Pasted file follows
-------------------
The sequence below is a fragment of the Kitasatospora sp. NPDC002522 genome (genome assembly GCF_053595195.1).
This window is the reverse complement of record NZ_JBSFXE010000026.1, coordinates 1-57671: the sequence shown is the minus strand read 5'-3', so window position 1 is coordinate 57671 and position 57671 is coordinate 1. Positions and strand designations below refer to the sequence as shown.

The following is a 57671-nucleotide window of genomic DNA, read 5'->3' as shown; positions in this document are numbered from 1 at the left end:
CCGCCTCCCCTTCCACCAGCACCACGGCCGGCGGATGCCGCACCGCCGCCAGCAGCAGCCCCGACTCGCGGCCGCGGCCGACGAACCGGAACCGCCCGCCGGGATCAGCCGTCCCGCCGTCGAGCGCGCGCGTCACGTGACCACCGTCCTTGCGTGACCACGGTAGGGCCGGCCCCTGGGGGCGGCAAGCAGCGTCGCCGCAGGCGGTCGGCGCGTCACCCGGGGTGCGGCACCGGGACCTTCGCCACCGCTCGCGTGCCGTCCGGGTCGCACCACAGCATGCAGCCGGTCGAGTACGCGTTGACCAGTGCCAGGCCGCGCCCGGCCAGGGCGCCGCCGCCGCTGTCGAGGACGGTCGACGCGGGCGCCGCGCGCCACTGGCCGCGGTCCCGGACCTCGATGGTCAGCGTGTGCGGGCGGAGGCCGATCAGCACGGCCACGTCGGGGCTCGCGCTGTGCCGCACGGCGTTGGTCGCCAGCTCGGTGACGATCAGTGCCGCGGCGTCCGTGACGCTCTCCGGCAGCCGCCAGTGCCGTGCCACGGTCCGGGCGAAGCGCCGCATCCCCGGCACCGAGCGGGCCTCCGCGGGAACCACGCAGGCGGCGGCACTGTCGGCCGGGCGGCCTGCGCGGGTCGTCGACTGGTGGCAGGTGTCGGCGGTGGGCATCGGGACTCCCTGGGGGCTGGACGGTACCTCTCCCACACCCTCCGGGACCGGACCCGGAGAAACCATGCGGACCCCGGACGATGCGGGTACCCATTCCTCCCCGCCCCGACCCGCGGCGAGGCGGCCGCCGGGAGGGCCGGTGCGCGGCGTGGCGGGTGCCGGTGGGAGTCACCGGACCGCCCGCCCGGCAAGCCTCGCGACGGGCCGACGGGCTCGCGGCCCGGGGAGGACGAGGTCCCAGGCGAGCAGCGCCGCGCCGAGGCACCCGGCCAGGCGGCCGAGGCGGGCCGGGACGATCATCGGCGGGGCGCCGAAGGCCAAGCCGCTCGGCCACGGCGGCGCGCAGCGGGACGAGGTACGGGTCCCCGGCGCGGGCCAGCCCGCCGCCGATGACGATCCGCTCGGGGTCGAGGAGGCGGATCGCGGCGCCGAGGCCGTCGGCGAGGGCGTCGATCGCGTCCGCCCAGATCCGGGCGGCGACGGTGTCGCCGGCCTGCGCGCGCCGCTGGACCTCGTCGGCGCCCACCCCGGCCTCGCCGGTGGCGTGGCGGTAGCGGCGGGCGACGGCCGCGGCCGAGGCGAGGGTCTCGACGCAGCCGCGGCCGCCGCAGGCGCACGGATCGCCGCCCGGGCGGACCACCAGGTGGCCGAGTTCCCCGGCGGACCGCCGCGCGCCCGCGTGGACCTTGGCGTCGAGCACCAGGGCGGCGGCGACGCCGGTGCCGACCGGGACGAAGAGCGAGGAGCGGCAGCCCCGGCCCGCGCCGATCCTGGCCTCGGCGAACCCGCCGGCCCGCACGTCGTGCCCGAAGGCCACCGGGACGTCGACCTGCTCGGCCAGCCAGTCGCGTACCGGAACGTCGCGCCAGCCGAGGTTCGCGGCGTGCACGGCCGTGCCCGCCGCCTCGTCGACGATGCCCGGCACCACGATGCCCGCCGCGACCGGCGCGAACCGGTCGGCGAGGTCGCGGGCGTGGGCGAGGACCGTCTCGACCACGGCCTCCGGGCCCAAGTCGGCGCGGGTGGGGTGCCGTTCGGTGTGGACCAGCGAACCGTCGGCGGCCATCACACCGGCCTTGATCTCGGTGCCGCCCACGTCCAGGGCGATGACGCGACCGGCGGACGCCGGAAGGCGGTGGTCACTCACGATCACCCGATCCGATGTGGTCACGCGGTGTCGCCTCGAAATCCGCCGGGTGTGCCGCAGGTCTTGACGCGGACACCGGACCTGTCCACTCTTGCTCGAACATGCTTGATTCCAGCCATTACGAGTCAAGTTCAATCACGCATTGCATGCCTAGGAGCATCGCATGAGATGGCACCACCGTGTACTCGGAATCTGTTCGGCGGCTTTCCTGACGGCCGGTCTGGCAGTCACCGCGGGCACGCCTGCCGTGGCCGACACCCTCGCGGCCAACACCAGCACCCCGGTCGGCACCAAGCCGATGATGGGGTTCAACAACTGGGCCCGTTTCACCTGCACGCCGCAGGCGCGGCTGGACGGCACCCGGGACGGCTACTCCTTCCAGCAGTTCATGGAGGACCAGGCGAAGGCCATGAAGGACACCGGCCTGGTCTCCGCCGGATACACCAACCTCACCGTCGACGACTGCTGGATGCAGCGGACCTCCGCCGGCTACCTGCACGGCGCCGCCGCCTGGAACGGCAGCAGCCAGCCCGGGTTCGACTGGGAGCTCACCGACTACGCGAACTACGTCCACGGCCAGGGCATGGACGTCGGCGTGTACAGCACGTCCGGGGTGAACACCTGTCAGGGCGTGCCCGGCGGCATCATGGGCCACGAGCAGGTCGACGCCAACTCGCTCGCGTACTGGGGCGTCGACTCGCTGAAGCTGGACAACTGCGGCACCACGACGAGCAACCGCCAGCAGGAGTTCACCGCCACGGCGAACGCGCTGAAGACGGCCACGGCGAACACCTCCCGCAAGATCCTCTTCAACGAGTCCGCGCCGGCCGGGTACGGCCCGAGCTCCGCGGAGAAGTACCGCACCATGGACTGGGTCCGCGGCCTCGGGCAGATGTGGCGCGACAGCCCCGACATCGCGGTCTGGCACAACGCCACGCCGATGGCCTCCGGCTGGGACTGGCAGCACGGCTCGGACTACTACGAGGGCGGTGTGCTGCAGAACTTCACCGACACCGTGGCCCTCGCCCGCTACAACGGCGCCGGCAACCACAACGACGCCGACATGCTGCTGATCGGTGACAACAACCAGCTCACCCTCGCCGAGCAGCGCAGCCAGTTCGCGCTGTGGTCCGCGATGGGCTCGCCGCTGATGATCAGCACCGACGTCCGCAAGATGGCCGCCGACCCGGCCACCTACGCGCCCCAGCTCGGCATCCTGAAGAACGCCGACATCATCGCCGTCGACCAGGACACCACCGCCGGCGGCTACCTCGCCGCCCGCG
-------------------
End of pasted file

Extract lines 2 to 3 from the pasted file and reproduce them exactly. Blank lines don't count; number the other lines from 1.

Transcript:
This window is the reverse complement of record NZ_JBSFXE010000026.1, coordinates 1-57671: the sequence shown is the minus strand read 5'-3', so window position 1 is coordinate 57671 and position 57671 is coordinate 1. Positions and strand designations below refer to the sequence as shown.

The following is a 57671-nucleotide window of genomic DNA, read 5'->3' as shown; positions in this document are numbered from 1 at the left end: